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Israel’s Christian Schools Threaten Strike over Government's 'Oppressive Steps'

'Don’t stop us from carrying on our mission,' say 50 schools as Jewish state slashes support.
Israel’s Christian Schools Threaten Strike over Government's 'Oppressive Steps'
Image: Nazareth Baptist
At Nazareth Baptist, 11th grade students gather on the first day of the school year in 2013.

Calling for change, Israel’s Christian educators might go on strike next week to protest the government’s sharp cutbacks (up to 35 percent) for their schools, which are “recognized, but not official.”

At a press conference in Nazareth today (Aug. 27), Catholic, Orthodox, and Protestant school administrators said in a joint statement, “Over the last several years the Ministry of Education has taken unilateral steps that have hurt the Christian schools and their independence. The Ministry has shown disrespect to its unique needs, like the vacation calendar, Christian feasts and other matters.”

School administrators said that if the Israeli Ministry of Education continues its current policies toward their schools that “a strike will be declared.” At this time, there has been no official response from the Ministry of Education. Monday, Sept. 1, is the first official day for attendance at these schools. The schools operate with government financial support, parents’ payment of tuition, and in some cases, overseas support.

The Nazareth Christian website, ComeandSee, said:

An action committee was formed from school representatives and for several months they have been trying to reach a solution to the crisis but without success. Earlier this week, heads of the schools decided to declare a one day protest strike on the first day of the school year. However the Ministry of Education has approached the Christian schools in attempt to avoid the strike and set meetings in order to solve the crisis. As a goodwill gesture, the leaders of the Christian schools decided to give another chance and not to hold a strike in the mean time but to keep that option if the talks fail.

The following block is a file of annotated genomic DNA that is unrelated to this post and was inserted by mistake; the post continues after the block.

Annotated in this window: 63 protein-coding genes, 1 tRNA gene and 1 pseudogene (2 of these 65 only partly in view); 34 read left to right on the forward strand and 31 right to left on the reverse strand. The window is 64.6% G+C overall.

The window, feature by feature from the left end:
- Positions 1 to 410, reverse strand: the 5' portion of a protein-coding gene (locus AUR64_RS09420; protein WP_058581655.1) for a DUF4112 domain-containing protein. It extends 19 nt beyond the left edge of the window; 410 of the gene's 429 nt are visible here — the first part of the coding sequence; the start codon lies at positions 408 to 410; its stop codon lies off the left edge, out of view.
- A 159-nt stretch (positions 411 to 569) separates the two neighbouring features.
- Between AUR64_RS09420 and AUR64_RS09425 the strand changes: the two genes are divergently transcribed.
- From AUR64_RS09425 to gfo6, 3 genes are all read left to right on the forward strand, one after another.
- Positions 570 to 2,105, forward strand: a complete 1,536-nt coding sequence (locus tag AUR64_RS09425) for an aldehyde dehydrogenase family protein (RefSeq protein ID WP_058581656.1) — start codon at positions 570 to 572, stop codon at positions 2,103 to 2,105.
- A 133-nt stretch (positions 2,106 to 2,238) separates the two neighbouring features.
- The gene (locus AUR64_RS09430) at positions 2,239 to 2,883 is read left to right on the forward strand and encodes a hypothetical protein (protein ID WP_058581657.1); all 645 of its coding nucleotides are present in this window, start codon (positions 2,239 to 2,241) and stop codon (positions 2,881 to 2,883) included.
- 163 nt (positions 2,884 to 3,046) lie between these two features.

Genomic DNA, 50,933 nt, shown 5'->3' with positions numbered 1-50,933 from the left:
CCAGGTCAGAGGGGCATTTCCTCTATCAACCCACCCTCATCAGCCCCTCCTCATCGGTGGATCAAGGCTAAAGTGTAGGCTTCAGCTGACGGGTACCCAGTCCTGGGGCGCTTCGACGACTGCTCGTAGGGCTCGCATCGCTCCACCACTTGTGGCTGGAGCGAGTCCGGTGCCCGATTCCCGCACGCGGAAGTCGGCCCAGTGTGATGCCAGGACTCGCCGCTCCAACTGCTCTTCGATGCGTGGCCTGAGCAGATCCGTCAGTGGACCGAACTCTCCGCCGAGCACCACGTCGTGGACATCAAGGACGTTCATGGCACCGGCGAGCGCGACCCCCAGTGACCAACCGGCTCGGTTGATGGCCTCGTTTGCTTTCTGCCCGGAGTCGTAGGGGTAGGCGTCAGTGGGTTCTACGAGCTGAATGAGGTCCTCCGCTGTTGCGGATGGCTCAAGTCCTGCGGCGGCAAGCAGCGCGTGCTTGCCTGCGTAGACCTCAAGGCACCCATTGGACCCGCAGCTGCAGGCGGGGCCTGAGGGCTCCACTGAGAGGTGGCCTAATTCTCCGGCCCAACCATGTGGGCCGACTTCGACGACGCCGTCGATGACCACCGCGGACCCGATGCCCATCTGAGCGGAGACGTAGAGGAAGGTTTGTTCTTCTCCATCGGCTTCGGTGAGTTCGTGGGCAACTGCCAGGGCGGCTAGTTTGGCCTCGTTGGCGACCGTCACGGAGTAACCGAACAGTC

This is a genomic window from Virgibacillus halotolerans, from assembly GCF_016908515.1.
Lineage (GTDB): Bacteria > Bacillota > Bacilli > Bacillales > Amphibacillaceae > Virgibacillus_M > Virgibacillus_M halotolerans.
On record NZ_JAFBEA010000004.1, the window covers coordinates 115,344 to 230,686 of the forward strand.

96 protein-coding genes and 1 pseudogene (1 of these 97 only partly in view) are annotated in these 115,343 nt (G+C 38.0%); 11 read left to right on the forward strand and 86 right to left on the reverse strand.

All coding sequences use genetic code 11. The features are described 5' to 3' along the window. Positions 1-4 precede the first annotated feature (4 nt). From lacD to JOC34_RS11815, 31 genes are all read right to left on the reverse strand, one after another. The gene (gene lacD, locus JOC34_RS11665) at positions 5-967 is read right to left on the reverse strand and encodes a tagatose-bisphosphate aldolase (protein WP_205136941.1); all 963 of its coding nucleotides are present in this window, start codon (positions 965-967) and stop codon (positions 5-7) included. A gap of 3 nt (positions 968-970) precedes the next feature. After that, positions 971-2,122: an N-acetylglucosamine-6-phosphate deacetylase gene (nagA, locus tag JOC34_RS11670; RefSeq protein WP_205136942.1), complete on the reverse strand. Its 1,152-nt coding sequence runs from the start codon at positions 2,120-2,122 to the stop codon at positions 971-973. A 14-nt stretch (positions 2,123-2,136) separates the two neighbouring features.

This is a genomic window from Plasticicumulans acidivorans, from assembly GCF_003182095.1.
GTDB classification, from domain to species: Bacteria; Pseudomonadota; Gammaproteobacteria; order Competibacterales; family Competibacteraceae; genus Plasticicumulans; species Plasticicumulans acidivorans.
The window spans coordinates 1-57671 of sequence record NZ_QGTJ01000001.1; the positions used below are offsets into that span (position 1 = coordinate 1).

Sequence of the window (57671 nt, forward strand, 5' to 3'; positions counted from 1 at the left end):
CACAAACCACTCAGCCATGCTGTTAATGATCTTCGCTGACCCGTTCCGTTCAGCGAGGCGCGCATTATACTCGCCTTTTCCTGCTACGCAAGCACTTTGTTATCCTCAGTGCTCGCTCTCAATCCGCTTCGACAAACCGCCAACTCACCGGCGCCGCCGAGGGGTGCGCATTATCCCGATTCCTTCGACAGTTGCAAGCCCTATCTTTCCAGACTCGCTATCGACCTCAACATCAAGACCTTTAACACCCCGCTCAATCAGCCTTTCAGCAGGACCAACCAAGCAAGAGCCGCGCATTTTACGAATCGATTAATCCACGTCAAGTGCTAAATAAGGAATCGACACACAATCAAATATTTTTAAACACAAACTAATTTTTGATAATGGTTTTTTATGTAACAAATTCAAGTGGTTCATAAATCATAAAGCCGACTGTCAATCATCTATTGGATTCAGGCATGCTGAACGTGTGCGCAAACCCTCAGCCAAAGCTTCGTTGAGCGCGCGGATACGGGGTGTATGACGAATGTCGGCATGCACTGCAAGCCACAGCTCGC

Some of the Christian schools have been operating continuously for more than 400 years. Today, there are about 50 Christian schools, serving at least 30,000 students from preschool age through high school, regardless of student religious or political affiliations. In some sections of northern Israel (Nazareth and Haifa) a majority of Arab students study at Christian schools.

“These schools meet a need that the state has not fulfilled,” the statement said. Many of the schools have rigorous academic programs. Arab graduates of Christian high schools achieve higher scores on matriculation exams than other groups. Israel’s education system is complex, including public, religious, and multi-faith institutions. Many parents pay extra fees or tuition for educational services and instruction.

But, according to the statement released in Nazareth, the decline in state support for Christian schools has become so severe that some of the schools may close their doors. The statement said:

The oppressive steps of the Ministry of Education are bringing us to a dead end and are hurting the students and their parents who are suffering from a difficult economic situation. We consider the behavior and decisions of the Ministry of Education as contradictory to Israeli law and contradictory to the agreement between the Holy See and the State of Israel as well as special agreements with the different Christian schools. This behavior limits the rights of the Christian Church to manage its institutions in the country.

Botrus Mansour, head of Nazareth Baptist School (K-12), told CT in an email interview, “This action was taken by the churches that own the schools without involving the parents. My belief is that parents will be supportive.

“These schools belong to the Arab Christian community. Arabs in Israel in general suffer from inequality and are marginalized. The schools are no exception. Despite the underprivileged situation, some of these schools have been rated in the top of every list of schools in the country. They have enabled the Arab Christian minority to be the most educated segment in the whole country.”

He said the government subsidy is determined through a complex formula. “The main factor is the categorizing of the schools as ‘recognized but not public.’ Education officials have recently said that their main obligation is not towards these schools, but towards the public schools.”

Mansour said Israel’s Christian community is very pro-education. “These schools are the jewel in the crown and provide great education and help to keep the Christian presence and mission in the holy land.”

CT will update this story as events unfold.

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